had a very modest purpose, and was never envisioned as more than a minor complement to Nirvana's full-fledged albums. And thanks to that, the album was seemingly destined to obscurity, fated to act as bait for completists and hardcore Cobain-worshippers.
In that capacity the album would likely have enjoyed at least a modicum of success, but intervening circumstances elevated it far above such meagre ambitions, as Cobain's suicide transfigured a cheap sales ploy into an immortal historical document. So - rather than irrevocably being reduced to the role of 'fan exploitation' - the CD inherited the title of 'the great lost Nirvana album'.
As might be anticipated of a rarities collection, Incesticide
is rather erratic, but it's that very inconsistency that makes the album considerably more interesting than Bleach
, a debut that offered little by way of variety, being a monotonous affair that often resembled a parade of interchangeable grunge anthems.
in contrast presents the band dabbling in genre exercises in a manner that was never depicted on any of their proper releases, and while that leads to myriad misfires, it ensures that even the weak material is at least moderately interesting, cultivating a level of diversity that's sustains a listener's attention for far longer than a possibly superior one-note outing.
That's not to say that Incesticide
is Nirvana's White Album
, bursting with creativity and stylistic experimentation. The album is diverse only by Nirvana's limited standards, which is hardly tantamount to the kind of variety offered by more versatile rock outfits. Nevertheless, any measure of diversity is welcome, and that's what makes Incesticide
a rather intriguing proposition, as the album includes excursions into pop/rock, Heavy Metal juggernauts, unpredictable covers, and homages to the band's major influences, as well as their signature grunge sensibility.
Such stylistic exhibitions don't always turn out well. For example, Nirvana's emulation of The Pixies on "Hairspray Queen" leaves much to be desired, as Cobain's takes on Black Francis's trademark primal screams invariably turn out as grating headache-inducing dissonance, while the song itself is bereft of the idiosyncratic personality that animates most Pixies fare.
Nonetheless the band should be commended for trying something different, even though Incesticide
largely explains why Nirvana never pursued such artistic directions further. The album often feels like a forum for the band to work out their sound, to determine what works for them. As a result, a multitude of tracks feel like abortions - introductions of new ideas that are attempted, then wisely dismissed as failures.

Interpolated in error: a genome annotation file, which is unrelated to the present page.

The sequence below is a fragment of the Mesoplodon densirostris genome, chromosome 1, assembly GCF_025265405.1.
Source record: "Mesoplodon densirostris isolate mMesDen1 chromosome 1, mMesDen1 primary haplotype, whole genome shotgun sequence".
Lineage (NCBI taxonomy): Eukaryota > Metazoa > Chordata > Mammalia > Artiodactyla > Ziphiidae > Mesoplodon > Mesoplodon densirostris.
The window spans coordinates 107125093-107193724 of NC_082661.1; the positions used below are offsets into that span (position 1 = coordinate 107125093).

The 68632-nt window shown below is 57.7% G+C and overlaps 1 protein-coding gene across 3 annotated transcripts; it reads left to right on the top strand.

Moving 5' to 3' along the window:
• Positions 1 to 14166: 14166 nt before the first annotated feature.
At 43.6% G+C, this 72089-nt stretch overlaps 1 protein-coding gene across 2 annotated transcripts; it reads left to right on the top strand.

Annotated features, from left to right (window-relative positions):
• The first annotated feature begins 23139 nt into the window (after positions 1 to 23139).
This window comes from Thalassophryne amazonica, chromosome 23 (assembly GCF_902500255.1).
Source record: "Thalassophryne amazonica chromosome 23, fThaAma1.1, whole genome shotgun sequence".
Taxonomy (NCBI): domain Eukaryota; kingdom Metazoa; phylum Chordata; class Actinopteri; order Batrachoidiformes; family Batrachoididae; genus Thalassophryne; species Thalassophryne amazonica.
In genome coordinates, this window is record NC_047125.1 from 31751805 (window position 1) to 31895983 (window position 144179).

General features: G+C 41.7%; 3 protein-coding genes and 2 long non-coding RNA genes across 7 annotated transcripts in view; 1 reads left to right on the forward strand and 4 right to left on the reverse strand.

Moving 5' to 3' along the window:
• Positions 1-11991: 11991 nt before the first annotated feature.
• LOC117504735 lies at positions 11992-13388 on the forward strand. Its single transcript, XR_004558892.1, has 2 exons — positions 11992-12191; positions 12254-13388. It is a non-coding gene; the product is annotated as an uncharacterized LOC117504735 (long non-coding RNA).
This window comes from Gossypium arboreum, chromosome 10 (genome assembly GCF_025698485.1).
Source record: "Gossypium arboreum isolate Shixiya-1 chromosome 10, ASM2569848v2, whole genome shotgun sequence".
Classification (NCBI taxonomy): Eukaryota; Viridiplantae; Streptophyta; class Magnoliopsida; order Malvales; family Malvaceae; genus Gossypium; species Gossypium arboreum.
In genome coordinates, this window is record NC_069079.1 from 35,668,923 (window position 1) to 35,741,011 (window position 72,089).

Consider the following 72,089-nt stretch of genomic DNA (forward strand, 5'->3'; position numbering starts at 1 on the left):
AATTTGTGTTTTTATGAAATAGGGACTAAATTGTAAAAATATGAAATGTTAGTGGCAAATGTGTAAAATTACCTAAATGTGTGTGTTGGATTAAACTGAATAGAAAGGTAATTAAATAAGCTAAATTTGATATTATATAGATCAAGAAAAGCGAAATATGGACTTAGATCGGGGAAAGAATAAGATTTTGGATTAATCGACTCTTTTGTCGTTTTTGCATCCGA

That may sound like a condemnation of the album, and in a way it is, but it's that process that makes Incesticide
an interesting listen, as in some ways it's fascinating to witness exactly how Nirvana became the band that produced Bleach
Unfortunately, the novelty of listening to Nirvana struggling to find themselves inevitably wears off, inspiring one to look to the music for something else to latch onto - perhaps artistic substance rather than listening to a band develop from their embryonic phase. It's here that the listener will doubtlessly be disappointed, as the quality of much of the material is rather suspect.
The album's bookmarked by two strong tracks, the opening rocker "Dive" and the even better grunge anthem "Aneurysm", but much of the content inbetween is decidedly lacking in the hooks department.
Although it's melodically anemic, "Sliver" is at least interesting thanks to it being a slice-of-life tale of a young boy, but tracks like following "Stain" are little more than Nirvana at their most generic, offering the same self-loathing misanthropy and primitive riffage that characterizes the majority of songs penned by Cobain.
And the same could be said for much of the album, for even when Nirvana appear to veer off in new directions they remain fundamentally the same band they'd always been, with Cobain bringing the same emotional baggage into every new venture.
So while variety is the album's greatest asset, it's largely illusory, in that it's just the same band wearing a slightly different mask. Cobain's emotional issues are inseparable from his work, and that's what prevented Nirvana from progressing.Rated:
by Reviewer: Evan Lublinski
Posted: Wednesday 19th Sep 2018 8:18 AM